Gov’t of Canada Announces Fair Rail for Grain Farmers Act Aimed at “Getting Grain Moving”

Photo credit: J. Dietz, CBC.ca

Bill 30, the Fair Rail for Grain Farmers Act, received its first reading in the House of Commons today. The act has a stated goal of getting the 2013 Prairie grain crop moving, according to a Government of Canada press release.

It’s estimated that between 14.2 and 20 billion dollars worth of crop is stuck in bins and elevators, hampered by lack of rail movement from as far back as November. As the weather warms, grain stored temporarily, on the ground or in bins, is at greater risk of spoilage — adding insult to injury for farmers unable to deliver to elevators in a timely manner, even if contracts were in place.

This new act has several aspects. One, the Canada Grains Act is being amended to confer new authority to the Canadian Grain Commission to arbitrate grain origination contracts between elevators and farmers, with penalties payable to farmers if contracts are not honoured.

The second key element provides Transport Canada the power to set up volume requirements for CN Rail and CP Rail, similar to power laid out in the March 7th Order in Council. This amendment simply states that volume requirements could be set in the future, should they be necessary, but does not spell out levels or time frames. It does mean that Transport Canada will be asking for and receiving more volume-related reporting throughout the year.

The third aspect confers regulatory power to extend the limits for inter-switching on the basis of region from 30 km to 160 km. Currently, elevators can mandate a competing railway to move cars to an inter-switch point (shorthaul) to be hauled by another railway for the long haul, IF that inter-switch point is within 30 km. Moving the available inter-switch point to within 160 km means that the number of elevators with access to both railways moves, effectively, from 14 elevators with multi service to 150 elevators within the service radius.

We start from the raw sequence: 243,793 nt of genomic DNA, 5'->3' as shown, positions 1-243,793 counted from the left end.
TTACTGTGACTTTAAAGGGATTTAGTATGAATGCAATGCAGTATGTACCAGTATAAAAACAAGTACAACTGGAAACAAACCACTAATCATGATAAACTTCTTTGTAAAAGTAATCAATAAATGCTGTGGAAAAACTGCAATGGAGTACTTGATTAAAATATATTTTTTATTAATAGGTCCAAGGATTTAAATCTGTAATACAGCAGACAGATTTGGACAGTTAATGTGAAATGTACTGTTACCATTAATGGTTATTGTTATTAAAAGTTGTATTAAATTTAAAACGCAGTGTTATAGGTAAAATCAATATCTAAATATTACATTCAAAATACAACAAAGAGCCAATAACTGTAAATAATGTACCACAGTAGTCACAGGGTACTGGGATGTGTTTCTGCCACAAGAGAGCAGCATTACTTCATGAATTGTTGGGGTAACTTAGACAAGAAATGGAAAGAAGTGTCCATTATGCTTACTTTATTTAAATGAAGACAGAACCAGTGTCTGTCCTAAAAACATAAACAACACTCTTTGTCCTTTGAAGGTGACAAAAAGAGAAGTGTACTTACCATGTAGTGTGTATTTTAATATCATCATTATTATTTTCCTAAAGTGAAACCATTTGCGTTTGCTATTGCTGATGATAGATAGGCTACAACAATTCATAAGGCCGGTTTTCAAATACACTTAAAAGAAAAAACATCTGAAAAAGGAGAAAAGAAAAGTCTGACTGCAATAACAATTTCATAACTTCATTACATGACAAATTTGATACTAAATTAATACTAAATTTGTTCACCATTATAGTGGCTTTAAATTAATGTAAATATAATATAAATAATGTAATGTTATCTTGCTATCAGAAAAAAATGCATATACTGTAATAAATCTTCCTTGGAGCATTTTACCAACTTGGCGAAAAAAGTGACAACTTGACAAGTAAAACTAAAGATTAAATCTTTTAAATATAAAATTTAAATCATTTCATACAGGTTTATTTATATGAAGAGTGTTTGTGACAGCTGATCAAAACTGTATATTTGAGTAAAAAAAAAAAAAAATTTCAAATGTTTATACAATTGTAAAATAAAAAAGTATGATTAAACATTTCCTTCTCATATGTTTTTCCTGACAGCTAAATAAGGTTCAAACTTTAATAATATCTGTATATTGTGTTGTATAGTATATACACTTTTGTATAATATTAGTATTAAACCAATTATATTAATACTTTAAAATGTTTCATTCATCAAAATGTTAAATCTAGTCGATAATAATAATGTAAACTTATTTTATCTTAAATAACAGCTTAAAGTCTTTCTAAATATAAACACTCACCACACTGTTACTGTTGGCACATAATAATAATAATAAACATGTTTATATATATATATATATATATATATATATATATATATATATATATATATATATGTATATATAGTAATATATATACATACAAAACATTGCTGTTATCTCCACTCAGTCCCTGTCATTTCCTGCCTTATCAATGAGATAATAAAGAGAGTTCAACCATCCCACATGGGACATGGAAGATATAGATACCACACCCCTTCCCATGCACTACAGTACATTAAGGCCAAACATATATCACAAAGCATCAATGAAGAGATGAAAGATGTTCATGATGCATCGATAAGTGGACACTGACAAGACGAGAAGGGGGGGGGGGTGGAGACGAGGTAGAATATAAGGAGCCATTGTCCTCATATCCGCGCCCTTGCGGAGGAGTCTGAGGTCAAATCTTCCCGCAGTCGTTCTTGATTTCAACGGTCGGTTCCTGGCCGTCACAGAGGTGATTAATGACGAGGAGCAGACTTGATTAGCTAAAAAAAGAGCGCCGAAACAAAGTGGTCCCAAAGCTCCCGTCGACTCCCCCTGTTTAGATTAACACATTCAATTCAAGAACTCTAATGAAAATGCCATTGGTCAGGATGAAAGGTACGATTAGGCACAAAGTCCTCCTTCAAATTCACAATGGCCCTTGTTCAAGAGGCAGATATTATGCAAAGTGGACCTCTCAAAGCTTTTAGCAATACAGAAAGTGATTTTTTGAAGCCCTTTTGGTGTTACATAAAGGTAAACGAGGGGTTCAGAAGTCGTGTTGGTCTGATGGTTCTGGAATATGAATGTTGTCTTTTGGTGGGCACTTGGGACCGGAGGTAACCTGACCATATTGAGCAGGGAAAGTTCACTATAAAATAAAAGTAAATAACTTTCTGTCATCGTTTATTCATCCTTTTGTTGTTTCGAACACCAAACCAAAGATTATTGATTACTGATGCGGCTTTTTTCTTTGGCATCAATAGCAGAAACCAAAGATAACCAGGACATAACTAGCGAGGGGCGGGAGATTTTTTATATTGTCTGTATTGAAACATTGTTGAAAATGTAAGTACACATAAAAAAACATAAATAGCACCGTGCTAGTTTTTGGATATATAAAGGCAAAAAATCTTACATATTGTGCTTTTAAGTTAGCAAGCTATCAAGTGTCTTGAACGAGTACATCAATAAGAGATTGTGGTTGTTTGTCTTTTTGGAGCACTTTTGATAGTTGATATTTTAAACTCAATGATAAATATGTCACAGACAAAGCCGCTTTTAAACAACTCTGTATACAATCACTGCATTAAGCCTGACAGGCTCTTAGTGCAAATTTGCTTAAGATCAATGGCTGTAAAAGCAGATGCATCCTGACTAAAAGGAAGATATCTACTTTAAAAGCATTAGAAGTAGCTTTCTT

A senior government official said that the government is also accelerating the timeline for the mandatory review of the Rail Service Act and will be asking for more data points and reporting in the coming months for more timely and insightful information as to the state of Canada’s rail supply chain.

 

RealAgriculture News Team

A team effort of RealAgriculture's videographers and editorial staff to make sure that you have the latest in what is happening in agriculture.

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5 Comments

Shaun Haney

I am starting to wonder more strongly why we are not abolishing the rail revenue cap. We seem to be more interested in creating more legislation to solve our problems.

Reply
Graeme

Don’t you think we would still get bad service and be paying more for it? Until there’s more competition the railways need to be legislated.

Reply
GoogleUser

Did we get any better service when we gave away the crow rate. The railway admits that they know the grain will always be there for them to haul and they will get around to hauling it when they have the time and space and nothing is more pushing such ad containers which might get hauled by truck if they do not get to it right away. We would just be playing into there hands by giving them more money for bad service.

Reply
Sarah Weigum

I agree that mo’ legislation generally means mo’ problems, but until there is something better than a fundamentally flawed duopolistic system, there has to be a check.

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G

This country has 2 main rail lines. Many areas including the Peace are only serviced by 1 of the companies Normally I would feel competition will decide the rates but normally we have enough providers of service to create competition. I would not like to see any provider of service decide a rate for their product without a check in place to keep them honest. Turning them loose deciding their own rates would only ensure they are cheaper than trucking to port.

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